In the current study, the decontamination performance of PDT on a biofilm from E. faecalis that has settled on a microstructured surface was examined, which might be a reason for the less successful results of PDT [26]. We´re also able to show in their investigations that with the help of PDT, individual cells or monolayers could be successfully eliminated compared to biofilms. In addition, PDT had a significantly lower antibacterial effect on E. faecalis than Streptococcus anginosus and Fusobacterium nucleatum. The higher resistance of E. faecalis to PDT could be attributed to the fact that E. faecalis has the ability to independently produce oxygen radicals [27]. Since the antibacterial effect of PDT is due to these oxygen radicals, this could also be a possible cause for the relatively weak antibacterial effect of PDT against E. faecalis.

The effectiveness of phosphoric acid for bacterial decontamination of microstructured titanium discs has already been demonstrated by Dostie et al. [28]. The results showed that after treatment with phosphoric acid, living bacteria remained in the depressions of the titanium surface and that comparable cleaning could be achieved by simply rinsing with sterile saline solution. The ability to remove bacteria, therefore, appeared to be based solely on the mechanical action of the rinsing, rather than a chemical action of the phosphoric acid. In clinical studies, too, the use of phosphoric acid showed an effect similar to that of the mechanical treatment of the implants [29].

The aim of this experimental study was to comparatively assess the decontamination efficiency of three different methods which were mainly used in the management of peri-implantitis as an adjuvant therapy option. Despite underlying possible clinical aspects and expectations, current experimental study model could mimic whether peri-implantary bone defect secondary to peri-implantitis, nor a multibacterial condition, regarding the experimental mono-microbial contamination design, which differs from the multi-bacterial clinical condition. Besides that, for experimental studies focusing on peri-implantitis, mono-bacterial contamination design could be a more reliable method in terms of standardization of the bacterial colonization [30]. Therefore, current mono-bacterial experimental model has been selected to improve the quantification of the results.

The current study was based on a mono-bacterial contamination model to standardize the contamination and colonization formation. However, it has also been shown that gram-negative bacteria, due to their thinner cell wall, are more quickly deactivated by plasma than gram-positive bacteria with a thicker cell wall [31]. As a mixed culture with gram-negative bacteria, a better response of the gram-positive germ to the plasma therapy could be achieved. It is believed that a change in the extracellular matrix is the cause of this phenomenon. These observations mean that the results presented here have to be interpreted with regard to the differences between gram-positive and gram-negative bacteria.

It is well-known that there are differences in the resistance behavior between biofilms from monocultures compared to biofilms from mixed cultures, for example with regard to disinfectants [32]. Since a pure monoculture of the gram-positive bacterium E. faecalis was used in this study, the results obtained here cannot be fully transferred to the clinical picture of peri-implantitis, thus a heterogeneous biofilm of both gram-positive and gram-negative species is involved in this infection.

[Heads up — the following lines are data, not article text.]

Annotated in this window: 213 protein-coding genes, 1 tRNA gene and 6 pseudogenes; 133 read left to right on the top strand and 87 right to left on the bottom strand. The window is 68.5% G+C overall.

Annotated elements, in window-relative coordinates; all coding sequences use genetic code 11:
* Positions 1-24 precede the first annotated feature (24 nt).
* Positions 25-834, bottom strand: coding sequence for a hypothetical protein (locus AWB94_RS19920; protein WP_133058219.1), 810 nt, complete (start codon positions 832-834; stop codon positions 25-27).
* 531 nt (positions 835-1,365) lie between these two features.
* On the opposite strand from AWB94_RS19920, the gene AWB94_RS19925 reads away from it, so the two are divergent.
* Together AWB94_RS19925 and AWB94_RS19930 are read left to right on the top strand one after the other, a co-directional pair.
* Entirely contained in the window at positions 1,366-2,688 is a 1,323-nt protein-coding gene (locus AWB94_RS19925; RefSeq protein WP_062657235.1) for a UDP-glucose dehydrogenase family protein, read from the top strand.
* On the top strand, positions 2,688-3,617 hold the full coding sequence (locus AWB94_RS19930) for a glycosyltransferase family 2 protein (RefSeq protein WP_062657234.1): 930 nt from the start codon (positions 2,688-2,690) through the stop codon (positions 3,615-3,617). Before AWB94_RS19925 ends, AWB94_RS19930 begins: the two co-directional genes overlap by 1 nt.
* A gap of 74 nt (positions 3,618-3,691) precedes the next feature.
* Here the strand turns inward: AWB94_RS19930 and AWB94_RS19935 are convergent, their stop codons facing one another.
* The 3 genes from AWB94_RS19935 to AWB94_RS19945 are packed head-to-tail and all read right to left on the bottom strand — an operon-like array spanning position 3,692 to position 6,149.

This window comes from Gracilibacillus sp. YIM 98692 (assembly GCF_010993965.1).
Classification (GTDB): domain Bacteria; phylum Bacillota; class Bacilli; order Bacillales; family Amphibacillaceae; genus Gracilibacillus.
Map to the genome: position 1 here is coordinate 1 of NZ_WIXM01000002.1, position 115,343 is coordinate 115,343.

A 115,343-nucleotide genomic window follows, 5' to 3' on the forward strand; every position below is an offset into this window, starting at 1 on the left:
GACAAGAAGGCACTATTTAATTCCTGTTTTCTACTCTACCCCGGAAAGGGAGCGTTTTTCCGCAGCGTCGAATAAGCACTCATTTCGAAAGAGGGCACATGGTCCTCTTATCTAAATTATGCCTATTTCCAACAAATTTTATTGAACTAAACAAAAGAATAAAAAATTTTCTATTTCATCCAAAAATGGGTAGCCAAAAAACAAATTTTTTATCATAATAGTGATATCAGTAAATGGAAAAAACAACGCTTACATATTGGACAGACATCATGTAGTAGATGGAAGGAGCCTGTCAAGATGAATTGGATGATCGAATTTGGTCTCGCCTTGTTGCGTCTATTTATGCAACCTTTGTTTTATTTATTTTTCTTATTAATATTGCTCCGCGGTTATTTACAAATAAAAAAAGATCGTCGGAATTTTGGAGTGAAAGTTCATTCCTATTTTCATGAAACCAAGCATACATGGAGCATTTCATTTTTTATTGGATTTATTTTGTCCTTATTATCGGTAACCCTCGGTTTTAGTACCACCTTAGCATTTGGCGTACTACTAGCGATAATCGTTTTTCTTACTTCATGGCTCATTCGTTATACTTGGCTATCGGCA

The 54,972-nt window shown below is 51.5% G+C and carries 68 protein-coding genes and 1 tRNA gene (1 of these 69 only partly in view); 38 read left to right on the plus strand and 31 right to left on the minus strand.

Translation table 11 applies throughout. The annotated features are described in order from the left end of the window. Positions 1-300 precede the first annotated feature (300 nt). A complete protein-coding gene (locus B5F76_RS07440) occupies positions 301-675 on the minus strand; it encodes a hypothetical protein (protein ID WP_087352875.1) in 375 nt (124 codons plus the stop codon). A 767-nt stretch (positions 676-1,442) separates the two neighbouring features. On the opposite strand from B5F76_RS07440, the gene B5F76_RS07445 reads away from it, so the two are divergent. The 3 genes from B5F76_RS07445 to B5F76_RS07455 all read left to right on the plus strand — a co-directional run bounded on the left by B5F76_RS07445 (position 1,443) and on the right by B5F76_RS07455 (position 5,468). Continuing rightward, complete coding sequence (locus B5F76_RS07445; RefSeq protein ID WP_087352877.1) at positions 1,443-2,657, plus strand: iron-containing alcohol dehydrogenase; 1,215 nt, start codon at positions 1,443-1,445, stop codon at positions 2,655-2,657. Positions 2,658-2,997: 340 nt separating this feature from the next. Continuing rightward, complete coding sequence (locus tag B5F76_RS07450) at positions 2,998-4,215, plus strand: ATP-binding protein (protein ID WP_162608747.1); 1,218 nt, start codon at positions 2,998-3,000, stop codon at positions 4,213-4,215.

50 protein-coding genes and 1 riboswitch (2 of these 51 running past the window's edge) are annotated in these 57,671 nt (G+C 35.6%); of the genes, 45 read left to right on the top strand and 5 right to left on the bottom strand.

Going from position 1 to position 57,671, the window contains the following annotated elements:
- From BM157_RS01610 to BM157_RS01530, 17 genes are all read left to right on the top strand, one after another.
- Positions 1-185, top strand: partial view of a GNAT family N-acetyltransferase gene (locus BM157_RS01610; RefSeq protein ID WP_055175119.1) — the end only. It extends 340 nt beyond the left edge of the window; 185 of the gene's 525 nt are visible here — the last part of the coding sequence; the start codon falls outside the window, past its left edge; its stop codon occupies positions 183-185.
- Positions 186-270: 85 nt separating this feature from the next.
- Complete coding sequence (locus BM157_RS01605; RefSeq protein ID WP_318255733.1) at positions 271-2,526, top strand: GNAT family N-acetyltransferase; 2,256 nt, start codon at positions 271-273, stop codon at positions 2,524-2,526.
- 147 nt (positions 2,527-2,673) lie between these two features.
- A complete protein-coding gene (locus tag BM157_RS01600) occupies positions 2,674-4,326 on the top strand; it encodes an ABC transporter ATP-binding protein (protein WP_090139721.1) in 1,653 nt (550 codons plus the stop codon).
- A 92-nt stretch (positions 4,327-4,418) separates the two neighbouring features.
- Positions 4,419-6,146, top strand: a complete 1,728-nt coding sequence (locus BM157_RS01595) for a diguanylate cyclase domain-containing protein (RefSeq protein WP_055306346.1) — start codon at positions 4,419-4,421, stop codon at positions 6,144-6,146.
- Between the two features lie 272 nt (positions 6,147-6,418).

Conclusion

Overall, both PDT and phosphoric acid treatment have the ability to reduce bacteria, whereas PDT has shown the least bactericidal ability. Compared to cleaning the implants with plasma, are, therefore, less effective in terms of bacterial elimination.

A complete cleaning of the micro-textured implant surface or the killing of the bacteria could not be achieved by any of the investigated treatment options, thus bacteria in the microstructure of the titanium surface cannot be completely reached by mechanical and physico-chemical processes.

Availability of data and materials

All data are available in the archive of the Research Laboratories, Christian Albrechts University, Department of Oral and Maxillofacial Surgery.

Abbreviations

CAP:

Cold atmospheric plasma

CFU:

Colony forming units

PAG:

Phosphoric acid gel

PDT:

Photo-dynamic-therapy

SEM:

Scanning electron microscope

USA:

United States of America

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Open Access funding enabled and organized by Projekt DEAL.

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All samples were prepared by CF, CH and DC. Implant insertions were performed by KRL and JJ. KL and SS have assessed the accuracy of the implant placement. The methodology was reviewed by EB and JW. Histological examinations were conducted by AG and CF. All authors read and approved the final manuscript.

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Correspondence to Aydin Gülses.

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Flörke, C., Janning, J., Hinrichs, C. et al. In-vitro assessment of the efficiency of cold atmospheric plasma on decontamination of titanium dental implants. Int J Implant Dent 8, 12 (2022). https://doi.org/10.1186/s40729-022-00411-9

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  • DOI: https://doi.org/10.1186/s40729-022-00411-9

Keywords

  • Bacteria
  • Biofilm
  • Cold atmospheric plasma
  • Peri-implantitis